One of the most popular stories in Zhuangzi is about a butcher called Pao Ding.
Pao was carving a joint of beef for a customer who had been coming to his store for many years.
"Pardon me," the customer asked, "but isn't that the same knife you had last year? Don't you need to sharpen it?"
"It's the same knife I've had for the past 19 years," the butcher replied.
"And I haven't had to sharpen it once. For when I cut the meat, I allow the knife to find its own way through the flesh without effort or stress.
"And when I come to a tricky bit with lots of cartilage, I just slow down and allow the mystery to solve itself and in no time the meat falls right off the blade."
The art of grace is effortless but before you reach such a state imagine how much effort you need to put in to refine the practice.
This metaphor is to explain further wu wei, or nothingness, in Taoist teaching.
To reach such a state of nothingness you must know everything.
Furthermore Zen Buddhism preaches "no words ascribed, it is in our heart," although Zen has produced the most books on Buddhism teachings.
Now, let's hear it from Ding himself.
"What I care about is the Way, which goes beyond skill. When I first began cutting up oxen, all I could see was the ox itself.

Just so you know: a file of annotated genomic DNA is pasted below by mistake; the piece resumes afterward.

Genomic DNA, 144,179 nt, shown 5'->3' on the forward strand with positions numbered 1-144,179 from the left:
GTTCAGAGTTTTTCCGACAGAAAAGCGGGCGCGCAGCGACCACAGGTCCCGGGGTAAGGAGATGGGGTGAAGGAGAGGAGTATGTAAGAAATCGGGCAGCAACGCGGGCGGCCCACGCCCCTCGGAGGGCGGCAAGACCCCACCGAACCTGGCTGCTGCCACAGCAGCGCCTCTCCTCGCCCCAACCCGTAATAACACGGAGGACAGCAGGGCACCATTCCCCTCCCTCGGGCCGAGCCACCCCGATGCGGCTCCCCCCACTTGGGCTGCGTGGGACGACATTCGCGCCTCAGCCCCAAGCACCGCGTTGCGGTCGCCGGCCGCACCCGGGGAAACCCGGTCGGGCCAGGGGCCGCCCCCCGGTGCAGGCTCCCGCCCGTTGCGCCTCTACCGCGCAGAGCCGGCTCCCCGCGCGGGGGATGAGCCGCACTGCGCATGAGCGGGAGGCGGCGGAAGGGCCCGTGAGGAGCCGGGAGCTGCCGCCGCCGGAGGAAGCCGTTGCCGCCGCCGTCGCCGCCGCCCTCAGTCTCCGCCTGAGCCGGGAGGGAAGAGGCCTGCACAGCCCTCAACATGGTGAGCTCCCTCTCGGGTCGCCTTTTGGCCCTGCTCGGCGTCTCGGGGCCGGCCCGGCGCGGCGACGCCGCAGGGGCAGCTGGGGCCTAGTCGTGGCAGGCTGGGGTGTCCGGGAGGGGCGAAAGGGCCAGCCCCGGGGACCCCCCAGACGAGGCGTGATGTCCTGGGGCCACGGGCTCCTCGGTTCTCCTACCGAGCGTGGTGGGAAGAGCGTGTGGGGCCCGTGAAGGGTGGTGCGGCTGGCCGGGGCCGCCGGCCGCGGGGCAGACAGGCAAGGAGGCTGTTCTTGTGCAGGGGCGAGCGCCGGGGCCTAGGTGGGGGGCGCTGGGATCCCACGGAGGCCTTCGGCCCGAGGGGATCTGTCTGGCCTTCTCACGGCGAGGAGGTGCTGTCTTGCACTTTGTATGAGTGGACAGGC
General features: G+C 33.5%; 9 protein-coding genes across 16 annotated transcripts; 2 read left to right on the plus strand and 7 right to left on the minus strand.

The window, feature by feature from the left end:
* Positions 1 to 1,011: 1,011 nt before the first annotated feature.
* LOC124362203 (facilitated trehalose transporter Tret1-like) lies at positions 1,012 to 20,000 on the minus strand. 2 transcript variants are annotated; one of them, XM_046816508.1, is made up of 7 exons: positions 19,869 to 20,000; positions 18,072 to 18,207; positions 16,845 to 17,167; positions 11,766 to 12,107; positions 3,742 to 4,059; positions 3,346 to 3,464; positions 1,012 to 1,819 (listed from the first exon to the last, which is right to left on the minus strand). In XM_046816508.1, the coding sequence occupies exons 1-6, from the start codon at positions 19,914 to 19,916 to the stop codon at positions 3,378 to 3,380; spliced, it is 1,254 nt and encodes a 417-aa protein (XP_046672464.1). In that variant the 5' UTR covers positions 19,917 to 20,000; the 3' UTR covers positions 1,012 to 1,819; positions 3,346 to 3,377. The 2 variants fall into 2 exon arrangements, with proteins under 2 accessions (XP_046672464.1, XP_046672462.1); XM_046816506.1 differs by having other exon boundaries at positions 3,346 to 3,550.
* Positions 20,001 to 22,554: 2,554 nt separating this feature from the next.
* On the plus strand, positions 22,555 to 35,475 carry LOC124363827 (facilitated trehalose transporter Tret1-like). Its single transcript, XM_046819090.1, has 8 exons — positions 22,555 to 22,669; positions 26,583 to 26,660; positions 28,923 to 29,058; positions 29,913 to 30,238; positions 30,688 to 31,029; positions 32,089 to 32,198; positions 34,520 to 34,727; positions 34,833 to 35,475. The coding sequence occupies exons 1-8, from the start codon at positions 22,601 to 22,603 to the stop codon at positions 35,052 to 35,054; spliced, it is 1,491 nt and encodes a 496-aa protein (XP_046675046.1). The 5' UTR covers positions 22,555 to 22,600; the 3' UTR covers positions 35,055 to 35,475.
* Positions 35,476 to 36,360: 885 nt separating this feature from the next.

"After three years I no longer saw the whole ox. And now I go at it by spirit and don't look with my eyes.
"Perception and understanding have come to a stop and the spirit moves where it wants. I go along with the natural setting, strike in the big hollows, guide the knife through the big openings, and follow things as they are.
"So I never touch the smallest ligament or tendon, much less a main joint.
"There are spaces between the joints, and the blade of the knife has really no thickness in such spaces. Then there's plenty of room, more than enough for the blade to play about in.
"That's why after 19 years the blade of my knife is still as good as when it first came from the grindstone."
The focal point here is implying that nature and our body should be in harmony to reach a healthy and balanced life.
We hear a lot about "going with the flow" and "letting nature take its course," but remember that before we can go with the flow, we must learn how to go and how to flow in a sequential manner in order to go and flow.
Kerby Kuek has published 15 books on feng shui, inner alchemy, Taoism and metaphysics. He can be contacted at www.kerbykuek.com